2 March 2010

Irony, Adjacency, Penélope


Architects ∕ Blurbanism ∕ Sick Buildings

Hans-Kollhoff’s office tower on Potsdamer Platz was barely seven years old when it disappeared behind a curtain of scaffolding. In September of 2006, our colleagues over at the Tagesspiegel reported that builders were busy “knocking off the façade”, amid unconfirmed rumors that parts of it had fallen off and were posing a threat to pedestrians.

Hans Kollhoff’s office tower on Potsdamer Platz, as seen from Leipziger Platz
Kollhoff’s tower (center) on Potsdamer Platz, seen from Leipziger Platz [Click to enlarge]

Ute von Vellberg, spokeswoman for Daimler-Chrysler – the building’s owner at the time – called the measures “precautionary and voluntary” and hadn’t followed any particular incident. However, the preceeding winter was blamed for unspecified damage to the large brick-look tiles which coat most of the building’s twenty-five floors. Looking back, the Tagesspiegel seems to deliberately tempt fate by quoting von Vellberg as saying that work would be completed by Christmas 2006.

Ms Cruz, the face of modern hairspray

Four Christmas’ later, and the scaffolding is still there. In fact, it’s getting hard to remember a time when it wasn’t there, and harder to think of a reason why it shouldn’t just stay as it is, in a permanent state of rennovation. At the base of the tower, a whole street has turned into a wooden village for builders and façade specialists. The scaffolding is some five meters deep around the base of the building, turning pavements into darkened tunnels. One can imagine that the businesses in the ground floor might soon want to extend their storefronts out into this new exterior space with tents, pieces of corrugated iron or plastic sheeting. A kind of high-class boutique slum.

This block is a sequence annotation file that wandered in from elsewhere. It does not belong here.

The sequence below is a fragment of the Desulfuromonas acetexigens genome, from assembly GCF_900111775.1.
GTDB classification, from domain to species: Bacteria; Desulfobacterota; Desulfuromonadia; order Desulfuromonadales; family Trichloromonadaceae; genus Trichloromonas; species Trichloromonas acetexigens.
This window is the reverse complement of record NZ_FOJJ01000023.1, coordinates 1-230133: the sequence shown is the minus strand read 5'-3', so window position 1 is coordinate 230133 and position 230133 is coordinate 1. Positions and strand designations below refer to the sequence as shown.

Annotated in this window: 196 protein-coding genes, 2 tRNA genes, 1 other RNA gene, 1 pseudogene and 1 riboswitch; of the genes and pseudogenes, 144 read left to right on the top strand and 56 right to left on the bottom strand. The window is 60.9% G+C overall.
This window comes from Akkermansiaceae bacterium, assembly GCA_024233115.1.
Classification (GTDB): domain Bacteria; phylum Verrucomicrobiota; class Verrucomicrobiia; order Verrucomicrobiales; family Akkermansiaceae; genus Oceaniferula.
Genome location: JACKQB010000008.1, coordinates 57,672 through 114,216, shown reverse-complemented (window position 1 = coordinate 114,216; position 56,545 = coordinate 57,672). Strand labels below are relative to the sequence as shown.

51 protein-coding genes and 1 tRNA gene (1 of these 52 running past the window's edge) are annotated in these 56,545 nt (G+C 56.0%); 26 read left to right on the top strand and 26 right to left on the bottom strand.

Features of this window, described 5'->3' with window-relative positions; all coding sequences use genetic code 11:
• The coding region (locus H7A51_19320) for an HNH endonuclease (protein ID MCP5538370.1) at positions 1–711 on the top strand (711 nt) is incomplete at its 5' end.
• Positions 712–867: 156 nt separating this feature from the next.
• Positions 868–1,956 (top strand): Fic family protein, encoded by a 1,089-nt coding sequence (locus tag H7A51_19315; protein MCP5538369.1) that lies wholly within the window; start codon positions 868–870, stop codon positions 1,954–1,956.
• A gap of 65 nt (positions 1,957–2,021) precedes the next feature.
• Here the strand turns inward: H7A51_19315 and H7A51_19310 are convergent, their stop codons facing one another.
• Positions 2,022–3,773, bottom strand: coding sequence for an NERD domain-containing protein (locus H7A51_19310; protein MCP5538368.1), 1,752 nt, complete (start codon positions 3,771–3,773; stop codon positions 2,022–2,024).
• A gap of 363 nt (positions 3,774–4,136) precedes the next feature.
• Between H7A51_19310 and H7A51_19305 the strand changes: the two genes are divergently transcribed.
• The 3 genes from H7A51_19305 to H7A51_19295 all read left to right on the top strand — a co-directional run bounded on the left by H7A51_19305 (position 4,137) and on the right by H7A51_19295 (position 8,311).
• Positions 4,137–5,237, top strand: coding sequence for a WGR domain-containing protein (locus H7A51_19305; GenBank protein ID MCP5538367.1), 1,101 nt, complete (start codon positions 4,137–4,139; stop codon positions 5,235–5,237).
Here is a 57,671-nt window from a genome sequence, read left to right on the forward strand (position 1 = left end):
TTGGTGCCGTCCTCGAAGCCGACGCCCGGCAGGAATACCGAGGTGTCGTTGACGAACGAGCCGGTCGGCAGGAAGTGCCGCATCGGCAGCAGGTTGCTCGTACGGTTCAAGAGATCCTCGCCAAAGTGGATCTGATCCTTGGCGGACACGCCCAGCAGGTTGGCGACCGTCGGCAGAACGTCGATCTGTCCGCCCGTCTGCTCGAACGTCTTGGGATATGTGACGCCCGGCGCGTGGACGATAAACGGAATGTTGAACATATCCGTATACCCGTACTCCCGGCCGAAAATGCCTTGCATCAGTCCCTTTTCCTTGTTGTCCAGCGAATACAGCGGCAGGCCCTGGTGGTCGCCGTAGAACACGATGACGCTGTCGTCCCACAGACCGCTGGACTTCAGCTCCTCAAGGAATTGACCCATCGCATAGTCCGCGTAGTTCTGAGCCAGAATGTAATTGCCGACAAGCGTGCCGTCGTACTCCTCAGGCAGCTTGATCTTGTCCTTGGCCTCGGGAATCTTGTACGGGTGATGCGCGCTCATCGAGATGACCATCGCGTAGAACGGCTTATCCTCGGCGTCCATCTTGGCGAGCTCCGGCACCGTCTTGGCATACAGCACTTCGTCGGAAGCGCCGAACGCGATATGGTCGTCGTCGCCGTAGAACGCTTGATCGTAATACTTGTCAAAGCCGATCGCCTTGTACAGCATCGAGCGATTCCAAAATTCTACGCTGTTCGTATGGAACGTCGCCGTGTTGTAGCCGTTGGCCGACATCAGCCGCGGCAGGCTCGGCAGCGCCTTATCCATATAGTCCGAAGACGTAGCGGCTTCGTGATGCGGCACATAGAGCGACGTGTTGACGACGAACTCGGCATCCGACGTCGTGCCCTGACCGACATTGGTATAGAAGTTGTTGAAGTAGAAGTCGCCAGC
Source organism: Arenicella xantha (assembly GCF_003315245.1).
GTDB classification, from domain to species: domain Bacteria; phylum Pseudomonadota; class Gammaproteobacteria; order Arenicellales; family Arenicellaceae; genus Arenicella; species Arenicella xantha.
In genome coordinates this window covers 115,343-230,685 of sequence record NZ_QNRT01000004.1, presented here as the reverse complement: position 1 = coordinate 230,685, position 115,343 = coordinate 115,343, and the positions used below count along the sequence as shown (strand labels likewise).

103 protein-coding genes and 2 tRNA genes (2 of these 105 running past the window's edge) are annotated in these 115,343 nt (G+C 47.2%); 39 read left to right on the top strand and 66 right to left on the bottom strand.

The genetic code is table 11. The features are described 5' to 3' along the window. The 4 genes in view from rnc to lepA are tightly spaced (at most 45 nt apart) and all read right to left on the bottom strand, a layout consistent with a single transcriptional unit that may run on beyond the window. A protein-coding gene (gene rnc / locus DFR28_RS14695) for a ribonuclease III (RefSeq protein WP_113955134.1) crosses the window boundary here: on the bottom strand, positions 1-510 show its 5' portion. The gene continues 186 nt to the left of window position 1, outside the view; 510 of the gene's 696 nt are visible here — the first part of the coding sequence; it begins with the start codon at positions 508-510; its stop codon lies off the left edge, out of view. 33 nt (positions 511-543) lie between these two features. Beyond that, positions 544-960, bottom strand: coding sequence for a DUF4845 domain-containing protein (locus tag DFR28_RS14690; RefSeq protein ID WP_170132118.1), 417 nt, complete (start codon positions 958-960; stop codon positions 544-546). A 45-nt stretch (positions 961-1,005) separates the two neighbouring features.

By December 2006 though, it had become clear that extensive rennovation was needed, and that a messy and protracted legal battle was going to be the only way to find someone to blame. In October of 2007 Hans Kollhoff went on the record as saying “We’ve built so many buildings and proven that it can’t have anything to do with us”, which carefully avoided slandering some contractor, or making any sense whatsoever. A couple of months later Daimler-Crysler sold the building to the Swedish bank SEB for 1.3 billion Euros, and with it, one assumes, the 10 million Euro rennovation costs.

Hidden messages

But what this is really about is the twofold irony which has afflicting the building during the whole escapade.

The first is to be found in the choice of advertising attached to the scaffolding, which has always striven to acknowledge the extreme verticality of the space available. Adverts for hairspray are particulrly succesful. The proportions lend themselves particularly well to 50 meter pack-shots, whilst the product itself boasts of properties sadly lacking in Kollhoff’s tower: in the above detail we read that L’Oreal’s Elnett (hairspray to the stars) has “Ultra starker halt”, meaning it has super hold. Shame Kollhoff’s brick-look tiles don’t.

The second irony is that, in its wraped-up state, the northern flank of Kollhoff’s po-mo tower bears an eerie resemblance to Renzo Piano and Christoph Kohlbecker’s streamlined wedge next door, and with it, an altogether different approach to building high in a city proud of being squat.